Lake Oval (Away)
THE OPENING MATCHES. SPLENDID ATTENDANCES.
By OLD BOY
The football season of 1902 was ushered in on beautiful weather on Saturday, and in the league, association, and junior matches there was a deal of interest taken, which augurs well for the success of the game this winter. Taking the attendances at the league and association matches together there must have been close on 40,000 people present at the eight leading games on Saturday.
The grounds were in most cases rather too hard for the players, and the warm sun found out the weak spots in the training, so that the final quarter of most of the games was slow, and players showed the effects of their exertions.
THE MAGPIES’ STRONG BEGINNING
There were about 5,000 people at South Melbourne to see the game between Collingwood and South Melbourne, and it was a demonstrative crowd, ready to applaud any good play. They did not see a particularly good game, for there was too much crowding on the ball, and only at times was the play open. Collingwood’s hand-passing and short-kicking was excellent, while in the South Melbourne play there was but little system. For three quarters of the game it was very much in Collingwood’s favour, but in the final term the Southerners settled down, and were attacking nearly all the time.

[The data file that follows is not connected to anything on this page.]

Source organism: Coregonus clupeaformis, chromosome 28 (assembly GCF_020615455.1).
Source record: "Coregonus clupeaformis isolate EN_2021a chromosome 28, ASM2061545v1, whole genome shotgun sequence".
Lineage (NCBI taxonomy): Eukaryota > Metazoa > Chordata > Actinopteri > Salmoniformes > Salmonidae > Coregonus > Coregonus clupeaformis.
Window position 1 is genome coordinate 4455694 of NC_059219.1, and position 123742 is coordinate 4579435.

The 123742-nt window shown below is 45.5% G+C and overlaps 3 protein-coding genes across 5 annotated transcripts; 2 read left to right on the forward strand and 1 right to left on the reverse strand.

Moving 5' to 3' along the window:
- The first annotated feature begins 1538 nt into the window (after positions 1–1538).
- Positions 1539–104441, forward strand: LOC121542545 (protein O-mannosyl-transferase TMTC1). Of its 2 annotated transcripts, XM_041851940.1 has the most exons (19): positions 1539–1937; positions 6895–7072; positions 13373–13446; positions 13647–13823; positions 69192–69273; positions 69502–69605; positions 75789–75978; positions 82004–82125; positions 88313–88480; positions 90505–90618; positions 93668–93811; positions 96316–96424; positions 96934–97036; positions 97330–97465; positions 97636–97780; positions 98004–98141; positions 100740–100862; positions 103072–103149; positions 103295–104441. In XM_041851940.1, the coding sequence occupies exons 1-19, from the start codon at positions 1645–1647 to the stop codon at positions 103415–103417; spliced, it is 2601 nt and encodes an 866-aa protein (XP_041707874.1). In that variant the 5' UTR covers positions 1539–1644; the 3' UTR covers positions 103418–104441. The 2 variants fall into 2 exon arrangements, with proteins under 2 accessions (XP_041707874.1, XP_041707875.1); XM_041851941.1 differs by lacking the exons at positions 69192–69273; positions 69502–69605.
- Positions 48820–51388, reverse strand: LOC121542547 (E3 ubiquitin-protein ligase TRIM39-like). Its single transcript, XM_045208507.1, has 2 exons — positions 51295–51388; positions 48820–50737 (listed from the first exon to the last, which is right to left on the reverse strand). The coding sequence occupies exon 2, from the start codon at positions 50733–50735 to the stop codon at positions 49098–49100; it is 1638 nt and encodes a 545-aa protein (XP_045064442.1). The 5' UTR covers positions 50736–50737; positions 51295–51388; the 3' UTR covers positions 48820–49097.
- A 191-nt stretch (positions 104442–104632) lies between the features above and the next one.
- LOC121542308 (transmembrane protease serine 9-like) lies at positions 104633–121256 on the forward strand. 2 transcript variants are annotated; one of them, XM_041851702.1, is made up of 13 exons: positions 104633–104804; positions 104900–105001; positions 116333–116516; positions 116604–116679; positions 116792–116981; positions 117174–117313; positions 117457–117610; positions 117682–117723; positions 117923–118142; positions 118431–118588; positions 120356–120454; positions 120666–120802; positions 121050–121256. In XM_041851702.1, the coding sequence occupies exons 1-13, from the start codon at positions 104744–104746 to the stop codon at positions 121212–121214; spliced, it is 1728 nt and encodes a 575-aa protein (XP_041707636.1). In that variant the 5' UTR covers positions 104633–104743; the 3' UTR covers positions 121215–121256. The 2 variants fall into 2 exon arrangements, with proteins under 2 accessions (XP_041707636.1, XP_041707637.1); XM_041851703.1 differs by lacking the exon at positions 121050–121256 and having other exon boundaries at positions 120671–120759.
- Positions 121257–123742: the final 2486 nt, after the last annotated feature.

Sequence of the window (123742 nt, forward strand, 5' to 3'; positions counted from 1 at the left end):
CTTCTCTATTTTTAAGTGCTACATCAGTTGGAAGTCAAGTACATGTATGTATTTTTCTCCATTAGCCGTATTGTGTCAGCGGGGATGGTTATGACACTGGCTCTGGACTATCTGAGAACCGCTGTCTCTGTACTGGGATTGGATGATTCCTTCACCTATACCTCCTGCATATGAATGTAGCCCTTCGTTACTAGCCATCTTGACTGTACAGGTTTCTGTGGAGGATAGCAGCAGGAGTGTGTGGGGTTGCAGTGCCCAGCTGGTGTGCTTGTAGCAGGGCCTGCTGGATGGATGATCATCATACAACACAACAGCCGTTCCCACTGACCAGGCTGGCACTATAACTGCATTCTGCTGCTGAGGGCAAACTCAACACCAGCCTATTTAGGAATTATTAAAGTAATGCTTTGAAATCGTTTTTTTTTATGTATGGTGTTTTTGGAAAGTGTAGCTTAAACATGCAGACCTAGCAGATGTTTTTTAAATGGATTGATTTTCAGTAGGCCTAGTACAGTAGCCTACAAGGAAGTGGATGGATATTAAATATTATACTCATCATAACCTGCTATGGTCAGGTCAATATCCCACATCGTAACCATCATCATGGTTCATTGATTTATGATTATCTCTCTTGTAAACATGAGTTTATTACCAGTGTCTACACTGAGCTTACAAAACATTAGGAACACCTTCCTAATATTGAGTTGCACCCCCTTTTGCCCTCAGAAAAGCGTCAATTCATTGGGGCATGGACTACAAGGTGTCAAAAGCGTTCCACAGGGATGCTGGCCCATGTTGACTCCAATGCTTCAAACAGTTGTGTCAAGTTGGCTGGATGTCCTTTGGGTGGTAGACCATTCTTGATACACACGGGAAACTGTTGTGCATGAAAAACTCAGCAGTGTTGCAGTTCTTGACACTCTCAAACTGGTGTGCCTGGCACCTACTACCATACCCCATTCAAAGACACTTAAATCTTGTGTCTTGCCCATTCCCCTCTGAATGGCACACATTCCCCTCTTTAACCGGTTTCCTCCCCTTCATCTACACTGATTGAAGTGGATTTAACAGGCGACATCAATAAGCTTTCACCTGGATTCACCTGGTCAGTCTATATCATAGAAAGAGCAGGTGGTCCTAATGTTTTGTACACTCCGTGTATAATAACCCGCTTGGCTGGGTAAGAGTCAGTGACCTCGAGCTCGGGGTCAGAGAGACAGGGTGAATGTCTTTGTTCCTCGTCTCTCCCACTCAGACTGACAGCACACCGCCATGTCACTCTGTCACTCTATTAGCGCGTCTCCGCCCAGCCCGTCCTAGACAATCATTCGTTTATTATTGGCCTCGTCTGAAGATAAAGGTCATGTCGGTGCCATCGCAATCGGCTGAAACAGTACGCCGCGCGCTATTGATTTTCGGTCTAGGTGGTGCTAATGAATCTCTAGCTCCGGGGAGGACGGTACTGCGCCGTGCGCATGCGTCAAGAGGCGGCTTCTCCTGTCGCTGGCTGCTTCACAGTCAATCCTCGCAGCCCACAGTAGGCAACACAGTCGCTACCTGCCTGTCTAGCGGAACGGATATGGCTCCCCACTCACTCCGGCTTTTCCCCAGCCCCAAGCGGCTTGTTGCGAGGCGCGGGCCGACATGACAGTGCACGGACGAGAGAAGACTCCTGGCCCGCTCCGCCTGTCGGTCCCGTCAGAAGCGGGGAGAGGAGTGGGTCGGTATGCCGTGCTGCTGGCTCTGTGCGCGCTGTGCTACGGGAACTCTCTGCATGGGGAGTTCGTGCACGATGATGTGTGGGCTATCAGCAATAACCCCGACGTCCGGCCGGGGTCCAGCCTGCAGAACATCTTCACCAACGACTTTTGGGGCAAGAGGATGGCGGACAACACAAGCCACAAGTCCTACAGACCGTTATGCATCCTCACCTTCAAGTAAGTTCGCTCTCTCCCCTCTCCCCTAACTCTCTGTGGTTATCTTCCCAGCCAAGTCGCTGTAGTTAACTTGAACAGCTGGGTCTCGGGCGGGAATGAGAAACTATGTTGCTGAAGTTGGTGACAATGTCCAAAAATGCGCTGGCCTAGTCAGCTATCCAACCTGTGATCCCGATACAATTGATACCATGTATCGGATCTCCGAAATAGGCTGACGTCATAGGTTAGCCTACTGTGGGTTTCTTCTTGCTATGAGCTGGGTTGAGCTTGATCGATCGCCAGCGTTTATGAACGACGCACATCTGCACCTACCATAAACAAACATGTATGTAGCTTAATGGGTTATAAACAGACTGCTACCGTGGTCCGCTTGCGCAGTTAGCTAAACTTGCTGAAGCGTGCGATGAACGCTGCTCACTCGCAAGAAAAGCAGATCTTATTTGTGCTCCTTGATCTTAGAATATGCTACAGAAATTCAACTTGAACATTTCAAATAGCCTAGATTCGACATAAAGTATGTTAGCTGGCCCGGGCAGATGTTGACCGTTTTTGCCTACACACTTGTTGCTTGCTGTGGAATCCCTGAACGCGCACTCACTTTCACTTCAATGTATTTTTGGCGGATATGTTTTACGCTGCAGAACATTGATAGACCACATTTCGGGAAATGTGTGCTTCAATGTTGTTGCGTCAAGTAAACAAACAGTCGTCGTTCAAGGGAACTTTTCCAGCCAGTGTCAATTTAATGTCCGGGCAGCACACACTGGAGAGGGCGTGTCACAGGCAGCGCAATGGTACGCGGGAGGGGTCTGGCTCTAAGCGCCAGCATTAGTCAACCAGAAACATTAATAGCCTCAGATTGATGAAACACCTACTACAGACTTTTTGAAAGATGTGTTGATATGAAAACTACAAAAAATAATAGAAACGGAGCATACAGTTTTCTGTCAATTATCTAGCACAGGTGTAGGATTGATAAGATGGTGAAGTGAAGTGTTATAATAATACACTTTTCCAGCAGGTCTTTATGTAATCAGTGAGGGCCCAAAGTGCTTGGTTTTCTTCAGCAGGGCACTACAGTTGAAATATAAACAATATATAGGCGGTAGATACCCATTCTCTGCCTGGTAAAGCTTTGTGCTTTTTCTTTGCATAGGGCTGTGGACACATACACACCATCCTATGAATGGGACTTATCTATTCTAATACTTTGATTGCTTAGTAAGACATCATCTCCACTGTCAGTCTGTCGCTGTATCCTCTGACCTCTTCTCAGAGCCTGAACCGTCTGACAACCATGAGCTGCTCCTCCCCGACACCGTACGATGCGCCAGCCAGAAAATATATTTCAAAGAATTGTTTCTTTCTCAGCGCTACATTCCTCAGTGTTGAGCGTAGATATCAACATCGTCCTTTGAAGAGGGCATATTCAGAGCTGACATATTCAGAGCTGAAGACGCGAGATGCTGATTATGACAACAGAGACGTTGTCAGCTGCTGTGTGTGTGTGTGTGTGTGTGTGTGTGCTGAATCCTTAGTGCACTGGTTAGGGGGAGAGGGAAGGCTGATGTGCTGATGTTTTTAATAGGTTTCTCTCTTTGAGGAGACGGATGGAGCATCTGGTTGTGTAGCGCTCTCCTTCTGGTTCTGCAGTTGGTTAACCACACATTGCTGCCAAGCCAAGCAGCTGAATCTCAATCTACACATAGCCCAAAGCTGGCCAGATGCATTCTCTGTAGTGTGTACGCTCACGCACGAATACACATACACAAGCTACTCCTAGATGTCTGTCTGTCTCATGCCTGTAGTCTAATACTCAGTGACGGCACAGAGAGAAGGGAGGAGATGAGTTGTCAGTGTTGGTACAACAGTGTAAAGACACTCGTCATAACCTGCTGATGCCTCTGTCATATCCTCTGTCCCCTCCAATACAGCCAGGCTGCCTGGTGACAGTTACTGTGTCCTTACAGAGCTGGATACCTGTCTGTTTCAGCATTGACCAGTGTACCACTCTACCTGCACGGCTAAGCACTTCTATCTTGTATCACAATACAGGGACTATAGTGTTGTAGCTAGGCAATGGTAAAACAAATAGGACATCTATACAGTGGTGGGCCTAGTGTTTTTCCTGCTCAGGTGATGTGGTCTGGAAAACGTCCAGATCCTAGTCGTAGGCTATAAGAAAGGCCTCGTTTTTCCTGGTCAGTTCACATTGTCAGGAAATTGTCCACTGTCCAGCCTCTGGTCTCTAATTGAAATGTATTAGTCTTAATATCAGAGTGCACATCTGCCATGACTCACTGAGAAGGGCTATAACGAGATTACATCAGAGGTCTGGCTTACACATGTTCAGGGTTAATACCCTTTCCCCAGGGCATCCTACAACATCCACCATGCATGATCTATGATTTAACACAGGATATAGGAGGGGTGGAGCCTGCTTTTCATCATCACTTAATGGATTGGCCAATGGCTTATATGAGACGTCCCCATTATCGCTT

The final result was- Collingwood, 5-13; South Melbourne, 3-7.
South Melbourne played Alley, a Footscray junior, whom Essendon thought they had secured, Hammond from the Palmerston Club, Kelly, West Melbourne; and Smith, Blenheim, and they also found room for Hassett, late of Port Melbourne, to whom a permit was granted last week. The League, however, later on requested South Melbourne not to pick him, but to everyone’s surprise he was found in the team.
The Collingwood recruits were- Pears (Port Melbourne), M’Cormack (Northcote), Newbound (Collingwood Juniors), Allan (South Melbourne Juniors), and Incoll (late of South Melbourne). Crapp umpired the game satisfactorily. In the first quarter Hailwood was the best man on the ground, and he played well all day, but got more than his share of the hard knocks. Monohan was the best of the Collingwood backs, and his high marking was up to his best standard. Rush did well until hurt just before half-time, and E. Leach and M’Cormack were useful defenders. Pannam, who was elected vice-captain, beat Williamson badly on the wing, and played finely, despite a nasty cut from the ball. Allan, a clever, quick chap from Blenheim, had an even go on the other wing with Bower Rowell, at half-forward, was the best man on the side, and his kicking, running, and general play being very good. Pears, half-forward and Farrell, forward and roving, did well, and A. Leach marked surely but kicked badly. Tulloch, who has been elected captain, had plenty to do arranging his team, but was often noticeable.
For South Melbourne, Windley in the first half was as good as anyone at half-back, his kicking being first-class. He has been elected captain again, with Adamson, who marked well as his first lieutenant. Garbutt and Kelly were busy backs, and Bower on the wing had none the worst of his tussle with Allan. Rippon in the centre beat Newbound, and Powell who, after marking well forward, was sent on the ball in the last quarter, was very busy. He made the finest mark of the day, from which he scored South Melbourne’s third goal. Worroll following was one of the best men in the game, and Alley (forward and following), Lampe (forward), and Hassett (roving) also did well.